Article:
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July 26, 2011
Tragedy in Norway Re " At least 87 die in Norway terror attacks: Suspicion falls on Islamic extremists or neo-Nazi groups after a blast in Oslo and a shooting rampage ," July 23, and " Muslims feel the sting of blame ," July 24 Muslims like me, who live in America, took a collective sigh of relief when it was learned that the person apparently responsible for this carnage was a Norwegian native of Christian faith. Western media seem to have jumped the gun in immediately pointing accusing fingers at "Muslim terrorists" being responsible for this mayhem.
June 17, 1986 | From Reuters
British Prime Minister Margaret Thatcher will visit Norway for two days this autumn, officials announced Monday. She has been invited by her Norwegian counterpart, Gro Harlem Brundtland, Europe's only other woman prime minister.
July 27, 2011 | By Edmund Sanders, Los Angeles Times
The attorney for Norwegian terrorism suspect Anders Behring Breivik described his client Tuesday as emotionally cold, probably insane and hopped up on drugs during the twin attacks last week that killed at least 76 people. The comments offered the first glimpse into a possible legal defense strategy in what is expected to be Norway's most explosive criminal trial since the prosecution of accused Nazi collaborators after World War II. Geir Lippestad, a public defender who was handpicked by Breivik, also said the 32-year-old extremist — now held in solitary confinement — is unsure how many people he killed and expressed surprise that Norwegian police took so long to stop his attack.
July 26, 2011 | By Edmund Sanders, Los Angeles Times
It was supposed to be a defining moment for Norwegian terrorism suspect Anders Behring Breivik. He had hoped that Monday's hearing into last week's twin attacks would be televised live by the world's media, authorities say. He wanted to dress in uniform to defend his actions as part of a bid to trigger an anti-Islamic revolution in Europe. But to his disappointment, Breivik's much-anticipated first court appearance was neither seen nor heard by the public. A Norwegian judge ruled that the proceedings should be held behind closed doors, siding with prosecutors who are increasingly nervous about giving the suspect a forum to espouse his radical views.
June 7, 2006 | From Reuters
Norway said its more than $240-billion global pension fund would no longer invest in Wal-Mart Stores Inc. because of what the country called "serious and systematic" abuses of human and labor rights. A Wal-Mart spokeswoman declined to comment.
January 2, 1985 | From Reuters
A Soviet cruise missile flew over Norway and then turned back toward the Soviet Union, crossing Finnish airspace, the Norwegian Defense Ministry said today. A ministry spokesman said the missile was spotted last Friday in northern Norway close to the Soviet border before it crossed over Finland. Government sources said Norway, a member of the North Atlantic Treaty Organization, will likely protest the violation of its airspace in the strongest terms.
September 27, 2003 | From Times Staff and Wire Reports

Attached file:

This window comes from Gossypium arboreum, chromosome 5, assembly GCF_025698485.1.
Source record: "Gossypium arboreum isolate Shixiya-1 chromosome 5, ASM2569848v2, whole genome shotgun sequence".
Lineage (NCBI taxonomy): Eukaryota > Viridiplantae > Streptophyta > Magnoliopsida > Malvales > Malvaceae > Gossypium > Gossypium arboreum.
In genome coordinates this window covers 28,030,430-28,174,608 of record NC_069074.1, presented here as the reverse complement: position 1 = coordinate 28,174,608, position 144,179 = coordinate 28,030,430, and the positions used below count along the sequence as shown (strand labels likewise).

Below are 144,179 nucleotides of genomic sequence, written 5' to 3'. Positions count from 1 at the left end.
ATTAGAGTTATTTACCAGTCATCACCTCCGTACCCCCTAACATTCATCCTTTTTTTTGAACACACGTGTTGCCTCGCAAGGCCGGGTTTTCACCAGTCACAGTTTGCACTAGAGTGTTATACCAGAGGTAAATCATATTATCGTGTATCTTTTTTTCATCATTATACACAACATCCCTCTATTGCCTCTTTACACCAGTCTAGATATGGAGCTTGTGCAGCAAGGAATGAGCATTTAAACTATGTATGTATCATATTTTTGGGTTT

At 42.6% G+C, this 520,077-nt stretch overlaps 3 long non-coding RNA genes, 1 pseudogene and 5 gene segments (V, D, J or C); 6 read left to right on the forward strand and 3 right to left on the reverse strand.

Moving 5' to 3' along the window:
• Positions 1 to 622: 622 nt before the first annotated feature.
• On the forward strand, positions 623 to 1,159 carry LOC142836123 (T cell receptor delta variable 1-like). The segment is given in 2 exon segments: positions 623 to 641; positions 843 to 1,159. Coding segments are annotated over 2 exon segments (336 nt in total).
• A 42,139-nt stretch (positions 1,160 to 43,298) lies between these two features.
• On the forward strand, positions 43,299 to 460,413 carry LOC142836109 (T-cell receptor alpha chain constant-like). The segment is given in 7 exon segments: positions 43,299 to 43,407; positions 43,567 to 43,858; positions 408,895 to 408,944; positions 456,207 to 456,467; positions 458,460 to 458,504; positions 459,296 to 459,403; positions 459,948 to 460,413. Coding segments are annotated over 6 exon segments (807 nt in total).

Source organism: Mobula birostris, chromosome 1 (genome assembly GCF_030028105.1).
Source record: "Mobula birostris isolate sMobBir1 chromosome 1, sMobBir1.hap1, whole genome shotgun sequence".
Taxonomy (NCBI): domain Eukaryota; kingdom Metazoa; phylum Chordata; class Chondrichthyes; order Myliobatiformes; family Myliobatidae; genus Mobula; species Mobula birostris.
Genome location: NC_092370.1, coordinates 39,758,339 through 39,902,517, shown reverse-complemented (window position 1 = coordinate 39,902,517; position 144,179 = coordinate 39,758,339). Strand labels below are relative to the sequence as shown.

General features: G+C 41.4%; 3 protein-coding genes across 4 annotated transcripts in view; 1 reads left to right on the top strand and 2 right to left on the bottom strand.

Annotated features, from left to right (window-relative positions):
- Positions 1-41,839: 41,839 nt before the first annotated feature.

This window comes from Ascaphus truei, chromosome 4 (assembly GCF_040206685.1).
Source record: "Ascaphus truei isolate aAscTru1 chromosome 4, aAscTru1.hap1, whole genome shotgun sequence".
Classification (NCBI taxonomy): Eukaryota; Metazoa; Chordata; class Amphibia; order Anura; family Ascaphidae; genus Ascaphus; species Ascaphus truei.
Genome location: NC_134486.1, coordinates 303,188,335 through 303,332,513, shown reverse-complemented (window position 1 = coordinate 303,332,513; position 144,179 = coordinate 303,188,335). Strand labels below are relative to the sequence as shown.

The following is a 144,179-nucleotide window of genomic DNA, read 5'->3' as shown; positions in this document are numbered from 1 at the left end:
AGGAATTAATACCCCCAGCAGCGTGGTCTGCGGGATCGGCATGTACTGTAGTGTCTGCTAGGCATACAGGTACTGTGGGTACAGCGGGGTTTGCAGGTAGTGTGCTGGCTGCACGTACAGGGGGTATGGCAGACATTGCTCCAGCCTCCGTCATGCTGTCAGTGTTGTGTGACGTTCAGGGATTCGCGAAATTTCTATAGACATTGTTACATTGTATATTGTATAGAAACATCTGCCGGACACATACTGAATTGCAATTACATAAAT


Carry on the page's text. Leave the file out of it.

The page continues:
Norway said this week that it plans to kill 670 minke whales next year in its controversial commercial hunt, a slight decline from this year's number. The Nordic country of 4.5 million people outraged environmentalists and many governments by resuming commercial whale hunts in 1993 despite a global ban. Norway is the only country that hunts whales for profit, while Iceland and Japan cull them for research in hunts sanctioned by the International Whaling Commission.
October 19, 1986
Four Iranian weightlifters who defected during the Asian Games in South Korea arrived in Oslo Saturday, the Norwegian Foreign Ministry announced. "We have been informed that they want political asylum in Norway," said Per Paust, the ministry's official spokesman. Paust said South Korean authorities, via the United Nations High Commissioner for Refugees, asked in advance whether Norway was willing to receive the four Iranians. The Iranians took refuge in the Iraqi mission in Seoul Oct. 2.
June 24, 2006 | From Times Wire Reports
Norway on Monday began construction of an Arctic seed bank that is intended to be a "Noah's Ark" of global crop samples, protecting them from extinction. The $4.8-million vault near Longyearbyen on the island of Svalbard, in the Arctic Circle, will hold as many as 3 million types of seeds from all over the world, according to the Norwegian Agriculture and Food Ministry. The bank is scheduled to open in September 2007.
February 8, 2014 | By John Cherwa
SOCHI, Russia - The Winter Olympics record for most medals won is in position to be broken after Ole Einar Bjoerndalen won the men's 10-kilometer sprint in biathlon Saturday at the Sochi Games. Bjoerndalen, of Norway, won his 12th overall medal and seventh gold. He is tied with fellow Norwegian cross-country legend Bjorn Daehlie for most medals and should break his record when he competes later in the men's and mixed relays. Bjoerndalen, 40, also became the oldest gold-medal winner, breaking the mark of Canadian skeleton rider Duff Gibson, who was 39 when he won gold in 2006.
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